Penn Station is widely regarded as one of the most miserable places in all of New York City. The rail hub serves upwards of 600,000 commuters each and every day. It lacks natural light, is terribly confusing to navigate and feels more like a cattle yard than one of the most-trafficked transit centers in the world. The problems facing the station are much more than cosmetic— a pair of recent derailments, rampant track closures and even raining poop water have brought its deep-rooted issues to the center of the city's attention.
Amtrak, which owns all of the tracks at Penn Station and lease several out to NJ Transit and the Long Island Rail Road, is scrambling to come up with a plan to make much-needed repairs to the station's deteriorating infrastructure. Last week, Amtrak released a statement that laid out some of the projects that need to be completed in order to keep trains running along all of Penn's tracks, and it isn't pretty. One of the most daunting tasks laid out in the announcement is renewing tracks and switches across the station, particularly "A Interlocking," which is the sorting mechanism that routes trains entering Penn via the Hudson River Tunnels or LIRR's West Side Yard. Much of this infrastructure dates back to the 1970s, and is in dire need of an update.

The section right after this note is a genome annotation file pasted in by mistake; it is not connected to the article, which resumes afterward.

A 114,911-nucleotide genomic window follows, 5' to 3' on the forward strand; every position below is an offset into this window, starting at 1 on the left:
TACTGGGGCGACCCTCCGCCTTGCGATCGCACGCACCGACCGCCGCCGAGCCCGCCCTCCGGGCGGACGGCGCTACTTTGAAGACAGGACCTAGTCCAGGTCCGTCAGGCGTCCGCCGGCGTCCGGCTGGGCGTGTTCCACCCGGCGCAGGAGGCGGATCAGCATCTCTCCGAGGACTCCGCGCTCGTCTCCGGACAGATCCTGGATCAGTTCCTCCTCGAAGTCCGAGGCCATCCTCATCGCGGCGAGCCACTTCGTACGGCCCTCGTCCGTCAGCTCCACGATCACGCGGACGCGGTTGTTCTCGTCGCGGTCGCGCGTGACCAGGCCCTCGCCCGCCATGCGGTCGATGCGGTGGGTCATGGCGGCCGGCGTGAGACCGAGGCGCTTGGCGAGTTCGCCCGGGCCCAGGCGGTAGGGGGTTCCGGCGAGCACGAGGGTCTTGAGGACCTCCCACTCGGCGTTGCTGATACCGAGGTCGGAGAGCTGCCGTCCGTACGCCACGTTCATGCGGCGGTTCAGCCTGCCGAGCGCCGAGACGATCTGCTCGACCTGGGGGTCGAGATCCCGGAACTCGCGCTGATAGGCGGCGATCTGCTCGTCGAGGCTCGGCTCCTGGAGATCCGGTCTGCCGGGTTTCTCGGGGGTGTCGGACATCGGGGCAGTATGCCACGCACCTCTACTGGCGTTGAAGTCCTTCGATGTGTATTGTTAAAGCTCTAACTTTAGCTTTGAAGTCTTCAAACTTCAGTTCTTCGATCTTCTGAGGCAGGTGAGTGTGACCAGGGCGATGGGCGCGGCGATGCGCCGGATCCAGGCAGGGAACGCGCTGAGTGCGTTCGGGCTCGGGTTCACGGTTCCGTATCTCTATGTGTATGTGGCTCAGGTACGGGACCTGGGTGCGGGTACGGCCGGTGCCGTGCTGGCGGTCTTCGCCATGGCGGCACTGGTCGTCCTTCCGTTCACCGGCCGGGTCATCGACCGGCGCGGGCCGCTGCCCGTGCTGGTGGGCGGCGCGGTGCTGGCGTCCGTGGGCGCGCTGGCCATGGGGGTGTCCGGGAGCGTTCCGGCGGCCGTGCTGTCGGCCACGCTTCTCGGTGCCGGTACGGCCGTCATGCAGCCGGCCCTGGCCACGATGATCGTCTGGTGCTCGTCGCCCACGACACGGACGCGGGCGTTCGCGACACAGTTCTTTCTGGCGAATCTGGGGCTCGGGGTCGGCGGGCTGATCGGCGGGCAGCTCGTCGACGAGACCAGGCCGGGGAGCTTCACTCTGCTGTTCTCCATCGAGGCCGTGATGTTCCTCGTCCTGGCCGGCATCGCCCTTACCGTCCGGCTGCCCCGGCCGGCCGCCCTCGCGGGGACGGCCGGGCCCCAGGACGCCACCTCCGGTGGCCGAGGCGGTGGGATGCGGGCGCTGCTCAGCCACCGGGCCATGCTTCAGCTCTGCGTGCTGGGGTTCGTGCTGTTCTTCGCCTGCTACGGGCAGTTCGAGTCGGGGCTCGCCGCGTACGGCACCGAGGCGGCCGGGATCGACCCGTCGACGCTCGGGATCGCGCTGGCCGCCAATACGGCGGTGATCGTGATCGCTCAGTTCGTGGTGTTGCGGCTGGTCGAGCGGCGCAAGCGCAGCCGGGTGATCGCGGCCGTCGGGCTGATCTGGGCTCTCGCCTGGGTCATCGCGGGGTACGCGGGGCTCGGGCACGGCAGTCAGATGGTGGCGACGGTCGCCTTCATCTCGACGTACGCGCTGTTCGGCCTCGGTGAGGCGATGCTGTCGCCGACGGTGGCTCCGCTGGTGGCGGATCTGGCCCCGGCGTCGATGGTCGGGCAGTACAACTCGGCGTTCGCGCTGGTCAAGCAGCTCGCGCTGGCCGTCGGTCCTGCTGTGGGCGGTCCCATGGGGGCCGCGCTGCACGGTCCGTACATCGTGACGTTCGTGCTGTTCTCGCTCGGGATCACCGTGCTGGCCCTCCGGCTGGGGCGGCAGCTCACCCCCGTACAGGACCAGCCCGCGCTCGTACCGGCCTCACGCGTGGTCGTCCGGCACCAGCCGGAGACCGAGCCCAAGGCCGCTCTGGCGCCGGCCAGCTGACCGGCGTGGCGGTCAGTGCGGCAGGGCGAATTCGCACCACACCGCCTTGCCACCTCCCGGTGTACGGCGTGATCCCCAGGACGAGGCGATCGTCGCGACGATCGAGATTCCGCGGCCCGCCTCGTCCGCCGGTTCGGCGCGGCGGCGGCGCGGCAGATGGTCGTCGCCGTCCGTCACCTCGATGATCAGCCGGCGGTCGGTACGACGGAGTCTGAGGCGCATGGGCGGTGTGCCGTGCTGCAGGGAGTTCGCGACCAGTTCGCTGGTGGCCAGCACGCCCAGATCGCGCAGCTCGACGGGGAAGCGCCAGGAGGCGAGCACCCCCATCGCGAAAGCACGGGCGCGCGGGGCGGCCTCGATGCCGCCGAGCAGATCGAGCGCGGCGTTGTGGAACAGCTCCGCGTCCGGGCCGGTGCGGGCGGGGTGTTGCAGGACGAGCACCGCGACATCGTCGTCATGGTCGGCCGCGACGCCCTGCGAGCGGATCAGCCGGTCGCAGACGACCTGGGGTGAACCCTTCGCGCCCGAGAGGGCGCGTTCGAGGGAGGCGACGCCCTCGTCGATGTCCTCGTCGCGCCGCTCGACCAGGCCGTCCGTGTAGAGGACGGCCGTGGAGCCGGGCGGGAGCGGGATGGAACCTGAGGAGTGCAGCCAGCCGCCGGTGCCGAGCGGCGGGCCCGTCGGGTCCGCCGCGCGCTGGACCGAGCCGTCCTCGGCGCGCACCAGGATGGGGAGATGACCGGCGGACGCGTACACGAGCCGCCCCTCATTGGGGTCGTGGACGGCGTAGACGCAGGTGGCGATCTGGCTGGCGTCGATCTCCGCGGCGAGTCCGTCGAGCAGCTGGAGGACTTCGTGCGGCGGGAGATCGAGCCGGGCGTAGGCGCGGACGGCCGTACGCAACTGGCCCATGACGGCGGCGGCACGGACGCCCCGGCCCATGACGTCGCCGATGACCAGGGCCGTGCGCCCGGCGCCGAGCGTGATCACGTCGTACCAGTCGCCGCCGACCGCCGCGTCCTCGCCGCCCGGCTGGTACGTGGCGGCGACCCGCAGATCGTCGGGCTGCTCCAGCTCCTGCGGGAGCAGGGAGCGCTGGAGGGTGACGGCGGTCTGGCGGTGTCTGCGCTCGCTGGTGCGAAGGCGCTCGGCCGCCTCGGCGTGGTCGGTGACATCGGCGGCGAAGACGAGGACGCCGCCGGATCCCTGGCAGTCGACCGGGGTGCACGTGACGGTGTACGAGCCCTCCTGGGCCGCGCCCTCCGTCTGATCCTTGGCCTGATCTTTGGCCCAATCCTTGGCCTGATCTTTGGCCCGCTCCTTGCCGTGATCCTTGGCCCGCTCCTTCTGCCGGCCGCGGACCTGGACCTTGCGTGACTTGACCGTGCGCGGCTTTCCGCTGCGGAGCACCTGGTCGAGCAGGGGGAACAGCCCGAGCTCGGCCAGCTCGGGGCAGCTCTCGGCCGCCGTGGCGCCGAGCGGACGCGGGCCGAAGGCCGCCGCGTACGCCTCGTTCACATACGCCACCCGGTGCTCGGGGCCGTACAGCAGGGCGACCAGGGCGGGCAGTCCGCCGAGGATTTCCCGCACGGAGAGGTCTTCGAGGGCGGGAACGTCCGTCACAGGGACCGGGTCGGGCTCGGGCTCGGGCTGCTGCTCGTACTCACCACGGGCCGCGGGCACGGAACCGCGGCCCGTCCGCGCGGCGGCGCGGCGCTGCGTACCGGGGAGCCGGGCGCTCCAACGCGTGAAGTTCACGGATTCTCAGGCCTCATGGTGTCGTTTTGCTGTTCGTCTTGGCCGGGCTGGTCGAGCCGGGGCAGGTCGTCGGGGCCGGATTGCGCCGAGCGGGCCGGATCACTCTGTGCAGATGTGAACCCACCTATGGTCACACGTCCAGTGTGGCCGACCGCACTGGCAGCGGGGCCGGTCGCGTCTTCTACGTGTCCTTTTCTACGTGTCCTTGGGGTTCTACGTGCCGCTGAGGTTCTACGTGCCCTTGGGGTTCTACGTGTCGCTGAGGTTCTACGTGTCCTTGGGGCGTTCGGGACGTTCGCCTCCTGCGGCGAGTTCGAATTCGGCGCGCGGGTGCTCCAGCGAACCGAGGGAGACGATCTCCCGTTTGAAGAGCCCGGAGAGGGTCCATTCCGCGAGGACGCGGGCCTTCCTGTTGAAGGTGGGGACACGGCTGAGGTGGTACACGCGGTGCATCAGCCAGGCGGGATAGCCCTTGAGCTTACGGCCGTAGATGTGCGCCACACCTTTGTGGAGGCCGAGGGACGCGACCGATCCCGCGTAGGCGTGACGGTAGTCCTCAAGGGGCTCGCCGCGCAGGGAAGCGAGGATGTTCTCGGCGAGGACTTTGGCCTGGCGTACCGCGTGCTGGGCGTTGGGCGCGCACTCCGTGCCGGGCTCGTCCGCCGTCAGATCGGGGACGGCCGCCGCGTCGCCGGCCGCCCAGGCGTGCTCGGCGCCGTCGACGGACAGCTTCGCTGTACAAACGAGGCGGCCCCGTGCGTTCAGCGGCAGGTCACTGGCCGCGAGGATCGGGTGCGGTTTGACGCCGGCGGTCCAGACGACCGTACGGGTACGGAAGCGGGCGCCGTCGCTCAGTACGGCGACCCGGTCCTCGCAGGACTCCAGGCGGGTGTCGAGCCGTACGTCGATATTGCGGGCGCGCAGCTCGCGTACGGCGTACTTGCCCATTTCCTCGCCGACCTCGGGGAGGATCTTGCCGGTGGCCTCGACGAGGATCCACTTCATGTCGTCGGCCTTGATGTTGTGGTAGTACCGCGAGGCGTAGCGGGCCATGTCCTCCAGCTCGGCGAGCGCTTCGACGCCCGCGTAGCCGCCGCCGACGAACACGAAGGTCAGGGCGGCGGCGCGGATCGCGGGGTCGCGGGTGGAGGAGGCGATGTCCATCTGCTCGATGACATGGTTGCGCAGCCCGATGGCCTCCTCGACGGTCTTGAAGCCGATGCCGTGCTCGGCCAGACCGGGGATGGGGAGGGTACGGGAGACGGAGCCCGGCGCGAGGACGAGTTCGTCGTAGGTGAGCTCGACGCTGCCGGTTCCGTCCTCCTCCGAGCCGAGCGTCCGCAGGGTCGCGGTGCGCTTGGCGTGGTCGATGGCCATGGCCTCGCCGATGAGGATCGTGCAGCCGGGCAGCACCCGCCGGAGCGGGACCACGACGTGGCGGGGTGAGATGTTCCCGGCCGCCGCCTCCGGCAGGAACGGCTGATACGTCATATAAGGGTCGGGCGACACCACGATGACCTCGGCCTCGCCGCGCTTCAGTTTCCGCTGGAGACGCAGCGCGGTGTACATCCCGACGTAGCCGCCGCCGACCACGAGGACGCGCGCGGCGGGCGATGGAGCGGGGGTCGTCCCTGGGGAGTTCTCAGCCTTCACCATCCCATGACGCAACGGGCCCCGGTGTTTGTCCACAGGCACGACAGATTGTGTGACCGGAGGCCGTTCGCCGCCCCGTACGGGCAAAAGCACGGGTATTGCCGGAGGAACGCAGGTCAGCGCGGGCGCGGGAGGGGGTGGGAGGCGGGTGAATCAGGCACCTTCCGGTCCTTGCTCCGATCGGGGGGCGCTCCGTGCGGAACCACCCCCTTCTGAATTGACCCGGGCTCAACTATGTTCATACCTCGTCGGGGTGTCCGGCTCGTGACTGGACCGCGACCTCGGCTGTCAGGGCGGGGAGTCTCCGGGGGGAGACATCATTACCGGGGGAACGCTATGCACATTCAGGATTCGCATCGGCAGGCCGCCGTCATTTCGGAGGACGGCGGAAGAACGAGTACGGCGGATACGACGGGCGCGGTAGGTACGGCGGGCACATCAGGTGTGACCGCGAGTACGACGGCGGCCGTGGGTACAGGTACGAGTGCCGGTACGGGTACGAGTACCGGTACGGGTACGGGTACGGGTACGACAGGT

Amtrak has not announced a timeline detailing how or when this work will be completed, but a report from the Times says that the organization's current plan is to close tracks and reduce service over a three week period in July and almost all of August. The powers that be at Amtrak are planning to meet with the heads of Long Island Rail Road, NJ Transit and the MTA this week, and a finalized plan will be released to the public next week.
Officials at Penn Station are stuck between a rock and a hard place. After decades of failing to make necessary updates to the station's infrastructure, it's looking like they're left with no other choice than to gunk up service throughout the summer in an effort to catch up. The repairs are not going to be fun for anyone involved. If you rely on Penn for your daily commute, it might be time to ask your doctor for a Xanax prescription.